Monday, July 26, 2004

Konbini and clusters of manga shoppers

What would Japan be without the konbini, or convenience stores? They're everywhere, and people flock to them no matter what their socio-economic status, it seems to me. I see business men, students, housewives, office clerks, and "salarymen" using them to buy everything from bottled water, to take-out dinners, to the ever-present manga, or comic books. Manga are read everywhere by almost every age group. For an example of what manga look like, click here.

They're a huge business in Japan and even business men sit on trains openly reading manga without any embarrassment at all. Their themes range from science fiction to super heroes (for men and women), to violence and sex, and dozens of other themes. They're designed for all age groups, including very young children, teenagers, college students, and "for adults only."

The konbini has flocks of customers standing around the magazine rack where they peruse the latest catalog-thick isues before slapping down as little as 200 yen (roughly $2) or so for their reading pleasure. How can books compete at that price?

Capturing worldwide attention is the spinoff of manga, anime , the animated version of manga. Its market in the U.S. is over $2 billion annually and growing by leaps and bounds. Along with the TV anime market and the fast-growing video and DVD rental segment, is the anime toy shops that are popping up all across the U.S. Girls seem to prefer Sailor Moon, Fushigi Yuugi or Revolutionary Girl Utena. Men prefer such anime as Inuyasha, Dragon Ball, Yu Yu Hakusho, Tokyo Pig, and Hamtaro.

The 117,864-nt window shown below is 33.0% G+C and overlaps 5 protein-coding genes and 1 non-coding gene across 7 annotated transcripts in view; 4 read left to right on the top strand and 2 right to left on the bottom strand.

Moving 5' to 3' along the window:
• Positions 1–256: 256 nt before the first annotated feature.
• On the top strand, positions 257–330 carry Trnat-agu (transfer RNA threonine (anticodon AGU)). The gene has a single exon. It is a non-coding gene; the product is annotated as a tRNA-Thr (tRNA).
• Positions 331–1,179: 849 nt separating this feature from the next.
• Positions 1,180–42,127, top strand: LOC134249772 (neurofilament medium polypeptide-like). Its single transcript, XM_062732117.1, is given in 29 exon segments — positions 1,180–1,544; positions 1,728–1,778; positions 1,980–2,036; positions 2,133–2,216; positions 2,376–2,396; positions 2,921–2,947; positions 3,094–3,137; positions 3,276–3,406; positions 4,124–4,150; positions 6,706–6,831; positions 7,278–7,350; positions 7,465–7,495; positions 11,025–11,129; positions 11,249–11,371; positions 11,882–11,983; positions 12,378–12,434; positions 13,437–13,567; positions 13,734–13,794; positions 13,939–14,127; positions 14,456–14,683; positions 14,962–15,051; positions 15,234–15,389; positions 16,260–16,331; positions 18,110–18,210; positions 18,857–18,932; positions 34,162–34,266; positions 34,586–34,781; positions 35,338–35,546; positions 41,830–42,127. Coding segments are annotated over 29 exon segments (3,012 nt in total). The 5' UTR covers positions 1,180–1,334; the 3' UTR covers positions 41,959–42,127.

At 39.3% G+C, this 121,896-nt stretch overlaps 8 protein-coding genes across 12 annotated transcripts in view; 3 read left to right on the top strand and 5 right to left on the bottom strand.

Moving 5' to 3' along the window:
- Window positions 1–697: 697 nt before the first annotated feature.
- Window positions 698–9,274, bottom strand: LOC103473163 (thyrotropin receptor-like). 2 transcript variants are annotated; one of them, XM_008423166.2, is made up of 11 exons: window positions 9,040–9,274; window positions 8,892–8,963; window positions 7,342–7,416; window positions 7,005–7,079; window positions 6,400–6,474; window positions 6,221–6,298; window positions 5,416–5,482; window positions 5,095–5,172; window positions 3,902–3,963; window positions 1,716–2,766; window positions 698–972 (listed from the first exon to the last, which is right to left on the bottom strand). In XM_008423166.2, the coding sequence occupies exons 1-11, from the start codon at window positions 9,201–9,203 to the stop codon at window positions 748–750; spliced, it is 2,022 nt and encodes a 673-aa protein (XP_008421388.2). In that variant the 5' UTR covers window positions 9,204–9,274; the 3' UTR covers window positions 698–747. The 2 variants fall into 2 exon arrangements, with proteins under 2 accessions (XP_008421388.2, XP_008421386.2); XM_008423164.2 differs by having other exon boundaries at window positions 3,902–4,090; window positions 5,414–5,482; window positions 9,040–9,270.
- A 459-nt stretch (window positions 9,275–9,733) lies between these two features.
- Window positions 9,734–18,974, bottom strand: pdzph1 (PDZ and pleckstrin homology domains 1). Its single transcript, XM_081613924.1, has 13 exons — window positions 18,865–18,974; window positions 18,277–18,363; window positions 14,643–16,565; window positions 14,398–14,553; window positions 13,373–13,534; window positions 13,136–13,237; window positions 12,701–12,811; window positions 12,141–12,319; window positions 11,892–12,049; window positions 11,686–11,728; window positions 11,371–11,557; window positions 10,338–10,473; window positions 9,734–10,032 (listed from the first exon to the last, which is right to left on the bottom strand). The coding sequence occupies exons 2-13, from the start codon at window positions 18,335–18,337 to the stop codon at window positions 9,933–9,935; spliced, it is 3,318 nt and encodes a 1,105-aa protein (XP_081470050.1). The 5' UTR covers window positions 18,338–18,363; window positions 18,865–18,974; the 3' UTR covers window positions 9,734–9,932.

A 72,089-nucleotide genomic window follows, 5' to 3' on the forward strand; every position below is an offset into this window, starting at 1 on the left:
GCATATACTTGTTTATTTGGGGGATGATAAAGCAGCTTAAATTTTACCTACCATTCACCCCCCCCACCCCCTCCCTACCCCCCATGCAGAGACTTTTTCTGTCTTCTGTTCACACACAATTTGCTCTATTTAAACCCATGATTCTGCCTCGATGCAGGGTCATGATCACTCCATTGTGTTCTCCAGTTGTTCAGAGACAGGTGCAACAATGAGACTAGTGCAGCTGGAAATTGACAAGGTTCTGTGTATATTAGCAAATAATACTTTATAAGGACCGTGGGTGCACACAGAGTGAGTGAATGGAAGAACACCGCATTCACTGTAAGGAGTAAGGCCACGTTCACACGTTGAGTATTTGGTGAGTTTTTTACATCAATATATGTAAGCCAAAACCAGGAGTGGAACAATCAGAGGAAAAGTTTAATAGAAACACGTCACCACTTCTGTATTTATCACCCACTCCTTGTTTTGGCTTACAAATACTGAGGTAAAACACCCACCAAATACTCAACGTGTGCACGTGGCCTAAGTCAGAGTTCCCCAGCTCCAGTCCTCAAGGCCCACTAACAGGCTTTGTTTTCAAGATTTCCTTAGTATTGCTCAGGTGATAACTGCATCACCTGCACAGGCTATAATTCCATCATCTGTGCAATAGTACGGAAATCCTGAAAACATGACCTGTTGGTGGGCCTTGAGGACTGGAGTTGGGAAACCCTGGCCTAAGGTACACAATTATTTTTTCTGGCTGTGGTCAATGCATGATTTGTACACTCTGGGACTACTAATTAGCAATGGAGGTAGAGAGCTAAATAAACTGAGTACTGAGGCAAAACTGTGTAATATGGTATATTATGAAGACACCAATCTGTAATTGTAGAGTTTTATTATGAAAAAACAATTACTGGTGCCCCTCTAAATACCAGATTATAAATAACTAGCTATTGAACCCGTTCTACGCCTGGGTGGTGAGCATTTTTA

This Japanese export is a hot ticket in the American economy and I'm sure manga and anime will become as big in the U.S. as they are now in Japan. What an interesting phenomenon.

1 comment:

[denise] said...

It has become such a big market for anime and manga here in the US, that US comics are taking on the style just to keep up. I've seen bookstores expending shelf upon shelf of manga. All of them nowadays are being read in its original right to left form with extensive notes on customs. They aren't priced the way I'm used to in Japan but someone has to translate it right? I'm kind of torn at the moment with this sudden explosion. I'm glad people are becoming worldy but at the same time I don't think they are. It's become this pop entertainment because it's what everyone is doing (ah, well kids and young adults anyhow). Most aren't taking the time to understand the culture. I'm worried that Japan is being criticised unfairly as over sexed, violent and perverted because of this. (nevermind they have the lowest crime rate in the world) This exciting new world of anime and manga is being seen as animated violence and sex for kids. It's not understood that it's a market that caters to all audiences and people here become shocked when they find out. I feel like there should be a warning label or prereq program one has to complete before reading/watching. People have to understand that this is a COUNTRY'S CULTURE, a DIFFERENT SOCIETY, a WHOLE OTHER WORLD separate from the US. Sorry to go on so long. It was just a passionate subject for me. Gomen.